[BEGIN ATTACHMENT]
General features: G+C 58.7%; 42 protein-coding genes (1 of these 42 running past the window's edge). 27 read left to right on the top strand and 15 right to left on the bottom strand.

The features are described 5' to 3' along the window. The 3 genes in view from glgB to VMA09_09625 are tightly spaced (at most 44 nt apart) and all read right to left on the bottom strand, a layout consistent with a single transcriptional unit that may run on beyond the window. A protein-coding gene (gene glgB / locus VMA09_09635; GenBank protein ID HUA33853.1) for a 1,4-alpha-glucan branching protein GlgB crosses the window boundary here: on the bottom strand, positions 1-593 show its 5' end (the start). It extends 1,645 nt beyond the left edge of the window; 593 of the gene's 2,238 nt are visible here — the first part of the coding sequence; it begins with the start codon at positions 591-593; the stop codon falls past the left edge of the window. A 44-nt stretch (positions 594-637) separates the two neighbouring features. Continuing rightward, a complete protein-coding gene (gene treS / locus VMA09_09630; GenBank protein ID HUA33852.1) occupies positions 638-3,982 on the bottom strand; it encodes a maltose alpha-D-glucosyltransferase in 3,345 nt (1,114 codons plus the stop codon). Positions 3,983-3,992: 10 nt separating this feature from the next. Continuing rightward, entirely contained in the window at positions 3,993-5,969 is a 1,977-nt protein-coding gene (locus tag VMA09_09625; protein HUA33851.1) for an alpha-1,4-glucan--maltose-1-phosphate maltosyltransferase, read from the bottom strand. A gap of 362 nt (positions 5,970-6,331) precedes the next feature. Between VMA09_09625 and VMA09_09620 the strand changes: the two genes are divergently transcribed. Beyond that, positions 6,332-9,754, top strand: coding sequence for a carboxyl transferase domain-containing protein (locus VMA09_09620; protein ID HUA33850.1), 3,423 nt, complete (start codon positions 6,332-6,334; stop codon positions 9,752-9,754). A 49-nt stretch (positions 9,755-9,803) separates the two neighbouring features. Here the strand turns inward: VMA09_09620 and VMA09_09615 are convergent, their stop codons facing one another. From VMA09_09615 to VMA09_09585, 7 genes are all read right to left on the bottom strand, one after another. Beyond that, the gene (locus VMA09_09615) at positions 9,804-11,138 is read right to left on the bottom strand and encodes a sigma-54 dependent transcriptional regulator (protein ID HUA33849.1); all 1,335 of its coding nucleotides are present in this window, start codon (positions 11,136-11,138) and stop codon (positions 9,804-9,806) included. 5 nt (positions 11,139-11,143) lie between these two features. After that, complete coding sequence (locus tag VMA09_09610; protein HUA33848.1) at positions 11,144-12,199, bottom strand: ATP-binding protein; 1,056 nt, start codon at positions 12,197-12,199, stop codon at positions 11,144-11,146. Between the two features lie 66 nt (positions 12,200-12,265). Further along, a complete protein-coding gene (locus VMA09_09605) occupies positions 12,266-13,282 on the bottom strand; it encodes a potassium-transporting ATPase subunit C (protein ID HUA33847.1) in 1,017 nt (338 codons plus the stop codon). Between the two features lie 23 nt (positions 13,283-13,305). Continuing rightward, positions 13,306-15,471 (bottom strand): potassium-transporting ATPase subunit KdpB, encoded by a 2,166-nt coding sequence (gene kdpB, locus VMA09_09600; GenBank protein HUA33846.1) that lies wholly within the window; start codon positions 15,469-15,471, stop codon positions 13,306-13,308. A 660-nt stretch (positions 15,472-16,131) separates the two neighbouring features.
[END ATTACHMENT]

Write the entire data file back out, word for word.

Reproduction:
General features: G+C 58.7%; 42 protein-coding genes (1 of these 42 running past the window's edge). 27 read left to right on the top strand and 15 right to left on the bottom strand.

The features are described 5' to 3' along the window. The 3 genes in view from glgB to VMA09_09625 are tightly spaced (at most 44 nt apart) and all read right to left on the bottom strand, a layout consistent with a single transcriptional unit that may run on beyond the window. A protein-coding gene (gene glgB / locus VMA09_09635; GenBank protein ID HUA33853.1) for a 1,4-alpha-glucan branching protein GlgB crosses the window boundary here: on the bottom strand, positions 1-593 show its 5' end (the start). It extends 1,645 nt beyond the left edge of the window; 593 of the gene's 2,238 nt are visible here — the first part of the coding sequence; it begins with the start codon at positions 591-593; the stop codon falls past the left edge of the window. A 44-nt stretch (positions 594-637) separates the two neighbouring features. Continuing rightward, a complete protein-coding gene (gene treS / locus VMA09_09630; GenBank protein ID HUA33852.1) occupies positions 638-3,982 on the bottom strand; it encodes a maltose alpha-D-glucosyltransferase in 3,345 nt (1,114 codons plus the stop codon). Positions 3,983-3,992: 10 nt separating this feature from the next. Continuing rightward, entirely contained in the window at positions 3,993-5,969 is a 1,977-nt protein-coding gene (locus tag VMA09_09625; protein HUA33851.1) for an alpha-1,4-glucan--maltose-1-phosphate maltosyltransferase, read from the bottom strand. A gap of 362 nt (positions 5,970-6,331) precedes the next feature. Between VMA09_09625 and VMA09_09620 the strand changes: the two genes are divergently transcribed. Beyond that, positions 6,332-9,754, top strand: coding sequence for a carboxyl transferase domain-containing protein (locus VMA09_09620; protein ID HUA33850.1), 3,423 nt, complete (start codon positions 6,332-6,334; stop codon positions 9,752-9,754). A 49-nt stretch (positions 9,755-9,803) separates the two neighbouring features. Here the strand turns inward: VMA09_09620 and VMA09_09615 are convergent, their stop codons facing one another. From VMA09_09615 to VMA09_09585, 7 genes are all read right to left on the bottom strand, one after another. Beyond that, the gene (locus VMA09_09615) at positions 9,804-11,138 is read right to left on the bottom strand and encodes a sigma-54 dependent transcriptional regulator (protein ID HUA33849.1); all 1,335 of its coding nucleotides are present in this window, start codon (positions 11,136-11,138) and stop codon (positions 9,804-9,806) included. 5 nt (positions 11,139-11,143) lie between these two features. After that, complete coding sequence (locus tag VMA09_09610; protein HUA33848.1) at positions 11,144-12,199, bottom strand: ATP-binding protein; 1,056 nt, start codon at positions 12,197-12,199, stop codon at positions 11,144-11,146. Between the two features lie 66 nt (positions 12,200-12,265). Further along, a complete protein-coding gene (locus VMA09_09605) occupies positions 12,266-13,282 on the bottom strand; it encodes a potassium-transporting ATPase subunit C (protein ID HUA33847.1) in 1,017 nt (338 codons plus the stop codon). Between the two features lie 23 nt (positions 13,283-13,305). Continuing rightward, positions 13,306-15,471 (bottom strand): potassium-transporting ATPase subunit KdpB, encoded by a 2,166-nt coding sequence (gene kdpB, locus VMA09_09600; GenBank protein HUA33846.1) that lies wholly within the window; start codon positions 15,469-15,471, stop codon positions 13,306-13,308. A 660-nt stretch (positions 15,472-16,131) separates the two neighbouring features.